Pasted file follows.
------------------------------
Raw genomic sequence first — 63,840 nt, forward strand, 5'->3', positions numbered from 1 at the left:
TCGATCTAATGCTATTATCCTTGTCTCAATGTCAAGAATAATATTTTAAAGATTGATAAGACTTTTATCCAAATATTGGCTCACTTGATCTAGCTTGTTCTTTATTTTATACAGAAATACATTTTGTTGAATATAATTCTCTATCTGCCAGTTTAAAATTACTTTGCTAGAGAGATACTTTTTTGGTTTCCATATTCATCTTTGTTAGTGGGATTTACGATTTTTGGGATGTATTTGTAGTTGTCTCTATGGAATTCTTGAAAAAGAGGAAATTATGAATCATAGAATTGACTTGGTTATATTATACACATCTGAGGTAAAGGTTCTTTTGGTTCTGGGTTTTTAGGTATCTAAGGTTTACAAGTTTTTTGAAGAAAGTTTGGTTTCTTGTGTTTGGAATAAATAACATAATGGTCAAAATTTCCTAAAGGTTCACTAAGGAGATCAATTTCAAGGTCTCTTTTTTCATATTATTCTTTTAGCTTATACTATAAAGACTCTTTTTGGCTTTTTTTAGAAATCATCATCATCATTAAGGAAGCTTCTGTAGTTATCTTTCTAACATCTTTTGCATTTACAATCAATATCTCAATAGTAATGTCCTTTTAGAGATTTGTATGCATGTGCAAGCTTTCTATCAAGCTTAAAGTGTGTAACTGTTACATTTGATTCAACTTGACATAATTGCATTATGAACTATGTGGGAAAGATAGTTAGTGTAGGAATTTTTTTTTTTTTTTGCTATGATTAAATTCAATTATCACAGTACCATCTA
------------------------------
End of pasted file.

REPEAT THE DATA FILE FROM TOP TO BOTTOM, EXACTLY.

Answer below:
Raw genomic sequence first — 63,840 nt, forward strand, 5'->3', positions numbered from 1 at the left:
TCGATCTAATGCTATTATCCTTGTCTCAATGTCAAGAATAATATTTTAAAGATTGATAAGACTTTTATCCAAATATTGGCTCACTTGATCTAGCTTGTTCTTTATTTTATACAGAAATACATTTTGTTGAATATAATTCTCTATCTGCCAGTTTAAAATTACTTTGCTAGAGAGATACTTTTTTGGTTTCCATATTCATCTTTGTTAGTGGGATTTACGATTTTTGGGATGTATTTGTAGTTGTCTCTATGGAATTCTTGAAAAAGAGGAAATTATGAATCATAGAATTGACTTGGTTATATTATACACATCTGAGGTAAAGGTTCTTTTGGTTCTGGGTTTTTAGGTATCTAAGGTTTACAAGTTTTTTGAAGAAAGTTTGGTTTCTTGTGTTTGGAATAAATAACATAATGGTCAAAATTTCCTAAAGGTTCACTAAGGAGATCAATTTCAAGGTCTCTTTTTTCATATTATTCTTTTAGCTTATACTATAAAGACTCTTTTTGGCTTTTTTTAGAAATCATCATCATCATTAAGGAAGCTTCTGTAGTTATCTTTCTAACATCTTTTGCATTTACAATCAATATCTCAATAGTAATGTCCTTTTAGAGATTTGTATGCATGTGCAAGCTTTCTATCAAGCTTAAAGTGTGTAACTGTTACATTTGATTCAACTTGACATAATTGCATTATGAACTATGTGGGAAAGATAGTTAGTGTAGGAATTTTTTTTTTTTTTTGCTATGATTAAATTCAATTATCACAGTACCATCTA